sw at PASSITONSERVICES.ORG
Tue Jul 10 22:19:22 UTC 2007
Well, we can use other marks that indicate what is going on, but I
would prefer to let the facial expressions and other non-manuals
already in ASL do the work as much as possible.
For example, I am curious to see if maybe we simply need the period
symbol and then let the ASL facial expressions handle the questions,
exclamations, etc. If that works, then the "period" only means end
of sentence. We can let the non-manuals handle what kind of sentence
(statement, question, command, etc.) I am not saying that we do not
need the punctuation symbols. But we should check to make sure if we
do or not.
Some languages like English only use intonation (variation in pitch)
to indicate questions. Some languages actually have changes in the
words themselves or they have specific question words that indicate
that the sentence is a question. For English, since the words
themselves do not change, we need punctuation to show the difference
between a statement and a question since you can have a statement and
a question and the only difference is the intonation. For example,
look at these three sentences.
(1) You went there.
(2) You went there?
(3) You went there!
(4) Why did you go there?
(5) Why did you go there.
(6) Do you want to go to the store.
Sentences 1-3 require punctuation because we can't figure out the
meaning of the sentence without knowing its intonation.
Theoretically, English doesn't need the question mark for sentence 4
because the word "why" clearly indicates that it is a question. Even
though I used a period, you can still understand sentence 5 or 6
because it has the word "why" or the word "do". Both of those words
signal a question. But it is now the standard practice in written
English to add the question mark to all questions even if it is
obviously a question because of sentences like #1-3.
But my belief is that ASL facial expressions are not intonations, but
"markers" that actually modify the sign (or a sequence of signs). So
my theory is that ASL may not need punctuation in the same way that
English does. But that needs to be tested. This may be true for other
sign languages. But we may have to test it on a language by language
basis. Each community will have to decide how it wants to handle
these kinds of situations.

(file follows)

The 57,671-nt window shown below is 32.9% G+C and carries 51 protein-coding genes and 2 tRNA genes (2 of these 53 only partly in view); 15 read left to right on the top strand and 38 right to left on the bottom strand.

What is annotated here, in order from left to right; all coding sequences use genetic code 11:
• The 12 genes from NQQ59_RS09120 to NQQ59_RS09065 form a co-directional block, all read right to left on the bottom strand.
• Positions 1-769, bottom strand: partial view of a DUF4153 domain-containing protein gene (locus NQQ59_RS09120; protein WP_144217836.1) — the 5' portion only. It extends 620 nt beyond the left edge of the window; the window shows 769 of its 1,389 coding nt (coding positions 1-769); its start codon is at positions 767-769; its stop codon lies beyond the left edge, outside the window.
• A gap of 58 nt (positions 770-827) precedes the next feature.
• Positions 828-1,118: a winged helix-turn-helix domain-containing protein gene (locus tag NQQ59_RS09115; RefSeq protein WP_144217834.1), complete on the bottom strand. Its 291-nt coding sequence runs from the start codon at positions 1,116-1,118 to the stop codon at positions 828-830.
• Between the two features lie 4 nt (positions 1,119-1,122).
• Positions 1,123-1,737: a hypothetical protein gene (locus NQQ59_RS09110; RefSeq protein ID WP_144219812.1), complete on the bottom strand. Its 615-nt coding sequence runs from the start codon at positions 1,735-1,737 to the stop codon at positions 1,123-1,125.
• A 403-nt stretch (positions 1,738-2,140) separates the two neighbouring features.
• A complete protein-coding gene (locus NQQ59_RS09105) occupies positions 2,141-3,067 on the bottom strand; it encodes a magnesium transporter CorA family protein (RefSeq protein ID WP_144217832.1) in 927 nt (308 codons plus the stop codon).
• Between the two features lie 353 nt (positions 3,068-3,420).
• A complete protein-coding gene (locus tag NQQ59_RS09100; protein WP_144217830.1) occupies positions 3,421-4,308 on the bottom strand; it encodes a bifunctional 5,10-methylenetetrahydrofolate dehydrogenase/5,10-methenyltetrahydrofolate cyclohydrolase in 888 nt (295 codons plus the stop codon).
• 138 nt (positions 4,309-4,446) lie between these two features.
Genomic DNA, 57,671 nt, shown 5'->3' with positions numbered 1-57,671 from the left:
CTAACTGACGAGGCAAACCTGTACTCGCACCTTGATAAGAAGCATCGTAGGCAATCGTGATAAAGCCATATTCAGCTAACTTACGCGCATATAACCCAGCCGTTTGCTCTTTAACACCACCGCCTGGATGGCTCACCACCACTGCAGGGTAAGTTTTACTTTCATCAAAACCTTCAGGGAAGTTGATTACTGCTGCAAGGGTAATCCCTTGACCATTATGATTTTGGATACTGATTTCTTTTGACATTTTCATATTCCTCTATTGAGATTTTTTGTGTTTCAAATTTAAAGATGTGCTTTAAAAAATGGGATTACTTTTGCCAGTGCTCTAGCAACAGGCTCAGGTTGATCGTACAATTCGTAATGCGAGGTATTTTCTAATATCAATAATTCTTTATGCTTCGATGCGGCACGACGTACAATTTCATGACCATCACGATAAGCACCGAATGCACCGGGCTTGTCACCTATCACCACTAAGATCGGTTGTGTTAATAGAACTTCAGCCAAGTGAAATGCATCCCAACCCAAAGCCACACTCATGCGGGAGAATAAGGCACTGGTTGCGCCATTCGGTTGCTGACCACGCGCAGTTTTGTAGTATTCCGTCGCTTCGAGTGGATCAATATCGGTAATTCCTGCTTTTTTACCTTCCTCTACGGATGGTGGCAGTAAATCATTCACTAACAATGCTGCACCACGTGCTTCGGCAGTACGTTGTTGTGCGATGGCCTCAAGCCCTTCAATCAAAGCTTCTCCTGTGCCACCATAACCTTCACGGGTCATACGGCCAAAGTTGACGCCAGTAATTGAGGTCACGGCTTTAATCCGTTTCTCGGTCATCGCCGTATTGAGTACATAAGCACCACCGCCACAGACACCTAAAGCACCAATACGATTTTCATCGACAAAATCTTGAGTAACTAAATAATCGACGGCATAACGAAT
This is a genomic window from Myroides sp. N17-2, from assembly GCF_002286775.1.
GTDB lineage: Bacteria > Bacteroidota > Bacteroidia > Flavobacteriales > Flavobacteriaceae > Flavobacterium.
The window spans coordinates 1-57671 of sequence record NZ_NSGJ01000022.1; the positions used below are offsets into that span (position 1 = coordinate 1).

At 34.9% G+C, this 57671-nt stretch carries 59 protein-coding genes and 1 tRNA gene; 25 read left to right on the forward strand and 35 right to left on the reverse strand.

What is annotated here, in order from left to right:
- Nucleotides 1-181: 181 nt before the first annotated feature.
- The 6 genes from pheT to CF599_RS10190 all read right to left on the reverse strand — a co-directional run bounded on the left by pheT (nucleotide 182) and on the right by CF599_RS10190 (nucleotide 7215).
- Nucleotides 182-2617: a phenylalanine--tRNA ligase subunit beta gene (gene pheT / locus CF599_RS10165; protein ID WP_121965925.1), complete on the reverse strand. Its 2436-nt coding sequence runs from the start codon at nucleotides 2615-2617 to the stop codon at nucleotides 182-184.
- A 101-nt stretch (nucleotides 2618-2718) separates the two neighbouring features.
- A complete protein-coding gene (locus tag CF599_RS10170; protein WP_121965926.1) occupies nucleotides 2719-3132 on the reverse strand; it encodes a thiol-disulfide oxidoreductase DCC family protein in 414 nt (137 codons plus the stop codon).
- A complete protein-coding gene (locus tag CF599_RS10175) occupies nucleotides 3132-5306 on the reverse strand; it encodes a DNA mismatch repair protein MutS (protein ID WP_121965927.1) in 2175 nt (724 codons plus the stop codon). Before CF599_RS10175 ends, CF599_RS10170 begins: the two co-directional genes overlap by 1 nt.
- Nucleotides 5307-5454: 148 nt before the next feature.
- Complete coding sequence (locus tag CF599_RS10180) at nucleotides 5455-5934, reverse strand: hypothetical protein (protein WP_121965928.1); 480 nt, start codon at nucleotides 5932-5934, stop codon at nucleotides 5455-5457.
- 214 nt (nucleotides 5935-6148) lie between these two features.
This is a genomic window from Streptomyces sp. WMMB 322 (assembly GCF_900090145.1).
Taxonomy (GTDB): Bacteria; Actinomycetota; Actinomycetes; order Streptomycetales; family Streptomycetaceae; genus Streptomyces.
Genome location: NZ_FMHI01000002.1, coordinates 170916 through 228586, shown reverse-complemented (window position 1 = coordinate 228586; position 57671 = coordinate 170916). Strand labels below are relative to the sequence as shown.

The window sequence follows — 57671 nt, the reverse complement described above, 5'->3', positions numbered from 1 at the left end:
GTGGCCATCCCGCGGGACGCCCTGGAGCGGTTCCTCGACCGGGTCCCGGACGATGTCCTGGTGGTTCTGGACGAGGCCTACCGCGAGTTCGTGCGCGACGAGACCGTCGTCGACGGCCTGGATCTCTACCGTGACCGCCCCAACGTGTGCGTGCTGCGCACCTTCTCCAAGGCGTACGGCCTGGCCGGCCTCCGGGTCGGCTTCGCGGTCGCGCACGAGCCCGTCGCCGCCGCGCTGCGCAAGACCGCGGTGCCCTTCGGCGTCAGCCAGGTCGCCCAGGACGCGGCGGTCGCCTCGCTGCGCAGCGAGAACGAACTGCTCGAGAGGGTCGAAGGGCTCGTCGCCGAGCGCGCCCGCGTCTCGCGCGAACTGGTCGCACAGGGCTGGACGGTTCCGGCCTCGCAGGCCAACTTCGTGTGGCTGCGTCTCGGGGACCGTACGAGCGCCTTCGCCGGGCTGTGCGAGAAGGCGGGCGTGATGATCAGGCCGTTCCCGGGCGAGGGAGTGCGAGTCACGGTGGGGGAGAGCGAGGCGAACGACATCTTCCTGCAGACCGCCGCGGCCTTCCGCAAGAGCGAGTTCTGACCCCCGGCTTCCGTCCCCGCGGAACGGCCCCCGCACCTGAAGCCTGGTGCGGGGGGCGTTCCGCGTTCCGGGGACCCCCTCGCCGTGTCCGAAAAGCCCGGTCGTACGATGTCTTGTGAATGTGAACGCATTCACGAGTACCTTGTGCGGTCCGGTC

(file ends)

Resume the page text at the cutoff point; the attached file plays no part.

On 10 Jul 2007, at 16:27, Valerie Sutton wrote:
> On Jul 10, 2007, at 2:09 PM, Stuart Thiessen wrote:
>> I should also add that because some of these facial expressions
>> that "spread" over a sequence of signs is predictable to users of
>> a sign language, it will become easily read. Until you are used to
>> it, it might require some "re-reading" initially. But I think over
>> time one would say, "Hey, a question is coming up or some other
>> commonly used feature is coming up." and then read it easily
>> because it is helping you predict what is coming. So that
>> linguistic knowledge that is available to a user of a sign
>> language will work alongside the movement writing to make it easy
>> to read.
> Sure. You probably are right. I will be interested to see how
> readers do with the Unit Lines, to see if they comprehend them well...
> If so, I will need you to teach me exactly how you use them with
> vertical columns, because I had trouble writing them personally...
> While you brought up the subject of writing questions, and knowing
> if a question is coming or not, we actually do have other
> alternatives that could be used, but I am not asking you to do
> anything, and we have never tested or used these at all...just a
> This could be a good research project for someone someday...
> The other alternatives are the Question Mark punctuation symbols,
> that can be put at the beginning and end of a sentence...this also
> can warn you that the entire sentence is a question.
> We also have Quote Symbols inside Period Symbols! I have no
> idea...has anyone ever used these?
> Maybe in a few days I can show you how I thought they might be used...
> <Picture 2.png>
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